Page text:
Different level of social interaction

The captivating nature of gambling comes from its social aspect. Unfortunately, personal interaction is widely missing from online gambling sites. VR technology creates multiple opportunities to bring back and even enhance that social moment. The ability to connect with other players is one of the main reasons behind Fortnite’s popularity. This form of co-experience is the next generation of entertainment. Research conducted by Facebook has found participants spend more time on VR compared to any other medium. This directly translates into increased profits for casinos.

Pokerstars has made efforts in this direction by implementing Voice UI. Instead of using hand controllers to make a call, pass, or raise, players give voice commands.

Another opportunity for bringing in the social element are the players’ avatars. They enable players to build their identity reflected in the avatars’ appearance, but also the avatar's social, competitive and community status. For instance, players are willing to pay real money for virtual drinks at the bar. Operators can offer these social touchpoints for free to VIP customers as an act of appreciation.

VR also brings a new dimension to customer support. Customer support can also be represented with avatars to assist the player in person. The social moment increases the LTV of players and contributes towards lower churn rates.

Rethinking game design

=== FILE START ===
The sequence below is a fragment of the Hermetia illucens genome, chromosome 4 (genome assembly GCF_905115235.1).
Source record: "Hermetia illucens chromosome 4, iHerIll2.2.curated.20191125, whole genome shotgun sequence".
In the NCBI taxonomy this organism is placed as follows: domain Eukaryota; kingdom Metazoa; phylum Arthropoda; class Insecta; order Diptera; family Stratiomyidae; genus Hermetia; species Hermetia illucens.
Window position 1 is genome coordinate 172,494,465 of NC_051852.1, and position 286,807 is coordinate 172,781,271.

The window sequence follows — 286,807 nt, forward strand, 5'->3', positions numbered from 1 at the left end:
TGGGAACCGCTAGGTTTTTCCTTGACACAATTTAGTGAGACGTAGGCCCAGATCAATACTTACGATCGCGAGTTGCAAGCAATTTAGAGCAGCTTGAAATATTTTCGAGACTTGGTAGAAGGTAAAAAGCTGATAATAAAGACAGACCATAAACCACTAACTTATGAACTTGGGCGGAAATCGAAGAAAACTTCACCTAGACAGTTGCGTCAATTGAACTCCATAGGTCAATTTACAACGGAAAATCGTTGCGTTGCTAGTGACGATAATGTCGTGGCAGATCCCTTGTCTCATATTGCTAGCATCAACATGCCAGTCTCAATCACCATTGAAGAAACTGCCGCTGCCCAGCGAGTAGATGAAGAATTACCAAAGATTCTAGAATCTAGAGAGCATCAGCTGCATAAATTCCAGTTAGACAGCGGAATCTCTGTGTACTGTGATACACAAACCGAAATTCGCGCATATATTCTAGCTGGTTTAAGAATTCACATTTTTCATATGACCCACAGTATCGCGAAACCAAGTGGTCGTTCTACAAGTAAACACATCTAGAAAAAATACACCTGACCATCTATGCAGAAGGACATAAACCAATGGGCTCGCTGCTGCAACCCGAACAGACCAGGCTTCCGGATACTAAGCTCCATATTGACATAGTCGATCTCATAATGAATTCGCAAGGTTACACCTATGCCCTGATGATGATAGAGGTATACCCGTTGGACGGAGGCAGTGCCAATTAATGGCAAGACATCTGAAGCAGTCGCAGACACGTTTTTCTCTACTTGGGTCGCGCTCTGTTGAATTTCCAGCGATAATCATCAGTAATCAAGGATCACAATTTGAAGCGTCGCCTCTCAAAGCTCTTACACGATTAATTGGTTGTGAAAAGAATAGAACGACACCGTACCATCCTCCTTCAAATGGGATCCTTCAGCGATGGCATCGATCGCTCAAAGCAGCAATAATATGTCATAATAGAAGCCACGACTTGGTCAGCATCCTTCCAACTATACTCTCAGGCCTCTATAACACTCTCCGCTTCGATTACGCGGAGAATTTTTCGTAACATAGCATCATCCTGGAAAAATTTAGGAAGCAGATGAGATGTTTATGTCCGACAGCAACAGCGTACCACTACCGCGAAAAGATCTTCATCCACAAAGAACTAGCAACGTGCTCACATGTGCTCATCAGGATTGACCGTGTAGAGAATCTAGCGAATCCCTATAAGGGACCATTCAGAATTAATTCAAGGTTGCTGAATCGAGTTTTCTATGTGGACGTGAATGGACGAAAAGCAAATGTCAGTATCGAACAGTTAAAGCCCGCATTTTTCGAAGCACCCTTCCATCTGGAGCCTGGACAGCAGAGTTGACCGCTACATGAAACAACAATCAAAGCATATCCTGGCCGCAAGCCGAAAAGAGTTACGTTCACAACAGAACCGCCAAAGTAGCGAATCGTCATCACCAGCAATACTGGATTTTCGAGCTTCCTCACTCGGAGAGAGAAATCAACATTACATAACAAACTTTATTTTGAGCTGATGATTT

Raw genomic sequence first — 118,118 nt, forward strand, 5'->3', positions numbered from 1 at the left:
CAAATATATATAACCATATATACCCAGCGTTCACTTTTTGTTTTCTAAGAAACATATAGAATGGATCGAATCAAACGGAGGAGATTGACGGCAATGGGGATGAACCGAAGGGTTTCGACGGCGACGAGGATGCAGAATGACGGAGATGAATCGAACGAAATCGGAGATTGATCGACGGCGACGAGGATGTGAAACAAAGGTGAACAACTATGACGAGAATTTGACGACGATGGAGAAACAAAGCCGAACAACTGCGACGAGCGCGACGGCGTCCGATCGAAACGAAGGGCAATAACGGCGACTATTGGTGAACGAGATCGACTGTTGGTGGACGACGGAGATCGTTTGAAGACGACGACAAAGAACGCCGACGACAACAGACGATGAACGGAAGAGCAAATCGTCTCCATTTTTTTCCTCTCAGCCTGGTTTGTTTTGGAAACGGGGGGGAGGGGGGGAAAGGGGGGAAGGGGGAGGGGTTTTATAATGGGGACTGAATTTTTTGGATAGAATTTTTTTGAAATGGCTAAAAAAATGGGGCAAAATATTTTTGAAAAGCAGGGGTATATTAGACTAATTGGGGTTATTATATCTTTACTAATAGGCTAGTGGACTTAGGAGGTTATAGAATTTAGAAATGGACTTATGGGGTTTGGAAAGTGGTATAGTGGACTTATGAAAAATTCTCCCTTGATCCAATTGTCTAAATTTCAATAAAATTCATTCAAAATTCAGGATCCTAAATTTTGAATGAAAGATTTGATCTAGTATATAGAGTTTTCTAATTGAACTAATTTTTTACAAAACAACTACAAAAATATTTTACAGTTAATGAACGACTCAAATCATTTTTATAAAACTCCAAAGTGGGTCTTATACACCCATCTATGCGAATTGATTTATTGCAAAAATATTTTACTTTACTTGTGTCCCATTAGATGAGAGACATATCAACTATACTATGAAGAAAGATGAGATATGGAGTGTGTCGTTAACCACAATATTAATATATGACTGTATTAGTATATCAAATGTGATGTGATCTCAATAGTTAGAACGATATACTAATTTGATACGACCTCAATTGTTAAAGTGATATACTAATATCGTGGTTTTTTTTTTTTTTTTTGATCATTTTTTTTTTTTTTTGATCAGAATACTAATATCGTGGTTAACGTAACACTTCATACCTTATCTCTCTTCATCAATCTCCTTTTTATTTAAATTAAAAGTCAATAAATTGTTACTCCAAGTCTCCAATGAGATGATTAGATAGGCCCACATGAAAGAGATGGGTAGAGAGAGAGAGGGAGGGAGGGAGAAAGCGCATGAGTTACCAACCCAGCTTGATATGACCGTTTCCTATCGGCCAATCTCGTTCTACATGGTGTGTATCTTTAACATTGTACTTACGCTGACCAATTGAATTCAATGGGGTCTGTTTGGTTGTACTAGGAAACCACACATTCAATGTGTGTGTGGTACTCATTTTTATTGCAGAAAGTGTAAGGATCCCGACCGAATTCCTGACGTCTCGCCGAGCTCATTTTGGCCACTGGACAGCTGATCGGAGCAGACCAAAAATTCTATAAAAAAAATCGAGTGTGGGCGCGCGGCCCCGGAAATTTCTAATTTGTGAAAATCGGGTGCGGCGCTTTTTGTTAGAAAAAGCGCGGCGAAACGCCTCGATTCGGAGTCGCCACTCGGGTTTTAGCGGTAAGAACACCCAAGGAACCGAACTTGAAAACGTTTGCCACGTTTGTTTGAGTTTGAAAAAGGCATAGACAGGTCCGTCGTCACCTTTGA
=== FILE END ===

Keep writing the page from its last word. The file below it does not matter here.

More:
VR is a way more capable medium than a 2D mobile or desktop screen. Instead of copying the existing online experience, games must be redesigned from the ground up for a competitive advantage with VR. For example, a VR slot game can become fully immersive by teleporting the user into the slots’ world of Ancient Egypt. Next, enrich the experience with high-fidelity graphics, realistic spatial sounds and animations. When betting on virtual race cars, the user can be teleported inside the car he/she made a bet on and experience the race firsthand.

New revenue streams

VR casino lobbies create new revenue stream opportunities: ad placement of brands on the venue walls, company logos decorating the bar etc. This kind of branding is not intrusive in the VR space and feels natural from the user's perspective. VR also gives users the ability to change venues from a Las Vegas casino today, to Macau or even Mars casino, the very next day. The dynamic and diverse experience increases retention rates.

The majority of profits for online gaming operators come from their high-roller players. Although they represent a small subset of active players, an operator can launch a separate VR casino brand for them. Providing exclusive VR gaming experiences to high rollers/VIPs, the operator can minimise churn and maximise VR efforts for these player demographics.

The catch with VR is to focus on quality, rather than scale. The target audience might be limited yet, once these players experience it, they will become ambassadors for your offering.

Surely, the opportunities and possibilities offered by the VR medium truly exceed anything offered by mobile and desktop. VR is a new frontier not just for gaming but for every industry, and it’s exciting to see where it takes the industry and what kind of innovation it brings upon us.